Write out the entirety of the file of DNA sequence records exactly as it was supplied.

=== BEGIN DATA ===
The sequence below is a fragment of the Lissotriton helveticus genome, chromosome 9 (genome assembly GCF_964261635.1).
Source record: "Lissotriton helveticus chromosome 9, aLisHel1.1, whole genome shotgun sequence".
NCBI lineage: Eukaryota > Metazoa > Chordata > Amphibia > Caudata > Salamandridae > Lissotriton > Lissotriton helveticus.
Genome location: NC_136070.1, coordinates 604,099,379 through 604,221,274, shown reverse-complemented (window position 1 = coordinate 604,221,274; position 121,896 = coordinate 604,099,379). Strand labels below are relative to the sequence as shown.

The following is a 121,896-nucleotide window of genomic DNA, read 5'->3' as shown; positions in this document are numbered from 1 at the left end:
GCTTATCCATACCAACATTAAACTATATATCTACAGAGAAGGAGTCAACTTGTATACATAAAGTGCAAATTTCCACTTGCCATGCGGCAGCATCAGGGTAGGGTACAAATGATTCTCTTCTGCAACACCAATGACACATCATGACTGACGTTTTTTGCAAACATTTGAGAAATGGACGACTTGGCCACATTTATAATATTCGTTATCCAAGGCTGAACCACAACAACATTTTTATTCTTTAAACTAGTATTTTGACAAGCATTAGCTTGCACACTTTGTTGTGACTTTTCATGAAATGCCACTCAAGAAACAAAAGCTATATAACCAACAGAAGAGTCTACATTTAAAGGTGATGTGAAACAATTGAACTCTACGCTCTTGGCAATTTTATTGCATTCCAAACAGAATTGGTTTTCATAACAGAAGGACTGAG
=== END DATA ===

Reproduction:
The sequence below is a fragment of the Lissotriton helveticus genome, chromosome 9 (genome assembly GCF_964261635.1).
Source record: "Lissotriton helveticus chromosome 9, aLisHel1.1, whole genome shotgun sequence".
NCBI lineage: Eukaryota > Metazoa > Chordata > Amphibia > Caudata > Salamandridae > Lissotriton > Lissotriton helveticus.
Genome location: NC_136070.1, coordinates 604,099,379 through 604,221,274, shown reverse-complemented (window position 1 = coordinate 604,221,274; position 121,896 = coordinate 604,099,379). Strand labels below are relative to the sequence as shown.

The following is a 121,896-nucleotide window of genomic DNA, read 5'->3' as shown; positions in this document are numbered from 1 at the left end:
GCTTATCCATACCAACATTAAACTATATATCTACAGAGAAGGAGTCAACTTGTATACATAAAGTGCAAATTTCCACTTGCCATGCGGCAGCATCAGGGTAGGGTACAAATGATTCTCTTCTGCAACACCAATGACACATCATGACTGACGTTTTTTGCAAACATTTGAGAAATGGACGACTTGGCCACATTTATAATATTCGTTATCCAAGGCTGAACCACAACAACATTTTTATTCTTTAAACTAGTATTTTGACAAGCATTAGCTTGCACACTTTGTTGTGACTTTTCATGAAATGCCACTCAAGAAACAAAAGCTATATAACCAACAGAAGAGTCTACATTTAAAGGTGATGTGAAACAATTGAACTCTACGCTCTTGGCAATTTTATTGCATTCCAAACAGAATTGGTTTTCATAACAGAAGGACTGAG